What we've used:

  • ICANN TAS registrant number (as a foundation number)
  • Public statements by various registries, registrars and applicants
  • Private conversations with those in the industry
  • A refined form of our own database of applications

First off, a caveat. Although we have used intelligent extrapolation, what we have produced should be considered no more than a best guess. We will be pleasantly surprised if we get close to the final figure.


Our foundation estimate of TAS registrations. Click for larger pic.

Transcript
15 March 2012

CHAIR – HEATHER DRYDEN: Hello again, everyone. If we can begin to take our seats again, we'll continue with our work.

Let's restart our meeting. So what I propose to do this afternoon is continue the discussion about new gTLDs. And then, at the very end, we have some GAC business to take care of. And we can go back into a
short closed session just to deal with those items. Regarding new gTLDs, let's see whether, at this point, we are able to begin exchanging about some of the topics that we just heard about and had questions
about before the break and see whether it's possible for us to formulate thoughts or the beginnings of advice that we might want to give on those topics that would go into our communique this week. We did
have a fair number of questions around process and timing for current elements. But I would like to see whether we're in a position to begin formulating on some advice on those same topics at this point. So we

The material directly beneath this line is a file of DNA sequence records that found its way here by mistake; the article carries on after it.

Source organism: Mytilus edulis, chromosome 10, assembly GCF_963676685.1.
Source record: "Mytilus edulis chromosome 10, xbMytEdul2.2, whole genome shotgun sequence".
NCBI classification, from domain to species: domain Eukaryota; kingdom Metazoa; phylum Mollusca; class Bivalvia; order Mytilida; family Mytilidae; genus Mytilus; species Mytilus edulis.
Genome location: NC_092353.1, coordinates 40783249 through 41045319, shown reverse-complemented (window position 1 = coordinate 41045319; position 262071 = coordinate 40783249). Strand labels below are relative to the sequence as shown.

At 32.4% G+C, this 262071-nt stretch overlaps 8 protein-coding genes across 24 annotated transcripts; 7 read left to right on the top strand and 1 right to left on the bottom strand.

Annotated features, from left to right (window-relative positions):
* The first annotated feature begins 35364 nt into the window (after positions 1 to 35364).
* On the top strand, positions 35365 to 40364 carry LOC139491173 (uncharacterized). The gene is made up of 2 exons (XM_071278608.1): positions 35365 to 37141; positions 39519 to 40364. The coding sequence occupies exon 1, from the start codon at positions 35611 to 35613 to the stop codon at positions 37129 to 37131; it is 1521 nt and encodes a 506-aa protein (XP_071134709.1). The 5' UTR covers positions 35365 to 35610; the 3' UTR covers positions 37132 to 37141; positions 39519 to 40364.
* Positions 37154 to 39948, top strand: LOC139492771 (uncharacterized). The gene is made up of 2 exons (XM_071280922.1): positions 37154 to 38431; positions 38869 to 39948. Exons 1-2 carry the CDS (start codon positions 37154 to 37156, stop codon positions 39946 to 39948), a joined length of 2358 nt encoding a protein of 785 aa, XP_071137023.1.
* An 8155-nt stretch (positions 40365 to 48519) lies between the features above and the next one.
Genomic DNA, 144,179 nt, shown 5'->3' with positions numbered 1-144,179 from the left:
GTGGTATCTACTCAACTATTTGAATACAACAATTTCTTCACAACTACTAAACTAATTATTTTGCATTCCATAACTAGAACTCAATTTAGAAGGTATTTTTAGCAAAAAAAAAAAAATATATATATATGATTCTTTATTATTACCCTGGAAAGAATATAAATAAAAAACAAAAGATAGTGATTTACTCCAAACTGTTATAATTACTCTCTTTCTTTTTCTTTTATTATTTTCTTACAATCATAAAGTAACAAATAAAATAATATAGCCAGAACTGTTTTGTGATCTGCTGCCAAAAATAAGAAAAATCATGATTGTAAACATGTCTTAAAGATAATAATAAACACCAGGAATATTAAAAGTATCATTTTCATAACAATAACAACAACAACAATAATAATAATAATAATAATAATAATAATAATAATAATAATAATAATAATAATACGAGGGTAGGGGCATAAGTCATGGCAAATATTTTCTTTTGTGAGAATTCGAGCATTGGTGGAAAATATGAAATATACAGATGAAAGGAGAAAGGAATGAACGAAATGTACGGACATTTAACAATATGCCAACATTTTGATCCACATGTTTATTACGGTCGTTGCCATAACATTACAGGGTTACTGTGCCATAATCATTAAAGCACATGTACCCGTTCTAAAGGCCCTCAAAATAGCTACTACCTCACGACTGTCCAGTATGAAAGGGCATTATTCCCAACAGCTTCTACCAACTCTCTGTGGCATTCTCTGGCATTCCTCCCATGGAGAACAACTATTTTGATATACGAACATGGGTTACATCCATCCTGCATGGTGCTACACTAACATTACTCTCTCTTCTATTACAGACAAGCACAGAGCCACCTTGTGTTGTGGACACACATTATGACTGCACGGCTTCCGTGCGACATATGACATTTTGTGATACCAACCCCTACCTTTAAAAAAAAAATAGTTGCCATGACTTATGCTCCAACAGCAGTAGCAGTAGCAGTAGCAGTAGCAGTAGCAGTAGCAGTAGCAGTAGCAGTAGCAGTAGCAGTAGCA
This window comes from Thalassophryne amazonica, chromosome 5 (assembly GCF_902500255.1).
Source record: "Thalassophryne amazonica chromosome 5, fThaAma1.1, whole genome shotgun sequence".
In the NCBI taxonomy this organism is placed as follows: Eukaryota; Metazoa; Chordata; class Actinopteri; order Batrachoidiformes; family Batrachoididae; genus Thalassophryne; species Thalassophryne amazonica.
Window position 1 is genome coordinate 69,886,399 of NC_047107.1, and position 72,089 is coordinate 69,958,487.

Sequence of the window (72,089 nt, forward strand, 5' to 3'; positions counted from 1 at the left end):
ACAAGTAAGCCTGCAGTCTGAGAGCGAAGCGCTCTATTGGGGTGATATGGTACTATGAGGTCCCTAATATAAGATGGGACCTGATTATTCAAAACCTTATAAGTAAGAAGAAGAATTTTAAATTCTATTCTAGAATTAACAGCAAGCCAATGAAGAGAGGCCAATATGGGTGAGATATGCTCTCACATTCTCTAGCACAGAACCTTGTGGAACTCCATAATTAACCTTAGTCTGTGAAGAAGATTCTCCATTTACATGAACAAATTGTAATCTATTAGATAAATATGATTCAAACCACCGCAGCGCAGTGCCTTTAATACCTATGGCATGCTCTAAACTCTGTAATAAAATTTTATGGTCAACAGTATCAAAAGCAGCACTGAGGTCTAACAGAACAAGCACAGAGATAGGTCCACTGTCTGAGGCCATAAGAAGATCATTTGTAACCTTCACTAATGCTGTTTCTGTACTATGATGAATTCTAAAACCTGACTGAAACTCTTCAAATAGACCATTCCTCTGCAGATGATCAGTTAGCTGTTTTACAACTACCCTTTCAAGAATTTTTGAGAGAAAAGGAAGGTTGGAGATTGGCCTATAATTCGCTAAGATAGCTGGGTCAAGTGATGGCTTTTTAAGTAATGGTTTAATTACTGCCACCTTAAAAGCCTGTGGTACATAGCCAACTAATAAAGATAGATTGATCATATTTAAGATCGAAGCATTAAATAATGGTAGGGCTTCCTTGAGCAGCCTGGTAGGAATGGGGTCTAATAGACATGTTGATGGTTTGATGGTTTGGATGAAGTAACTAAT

can see how that develops.

Transcript
15 March 2012

GNSO Working Session, ICANN 43, 10:00-18:00, Saturday 10 March 2012

[Copy of transcript, chat transcript and audio available on 10 March 2012 GNSO working session page]

Ongoing and Pending Projects (10:00-10:30)

Stephane van Gelder: So welcome everyone to Costa Rica. Welcome to the new council members joining us for the first time for this meeting. Welcome to the - I'm not going to say old - existing council members. Nice to see you all once again. Look forward to a week of productive work with you all. Welcome to our excellent staff support and welcome to everyone else in the room obviously who are joining us for these meetings.

I will probably have some housekeeping issues as we get into the morning but let's try and get the meeting started now as swiftly as we can and we'll come back to those throughout the day.

Story
14 March 2012
Premium content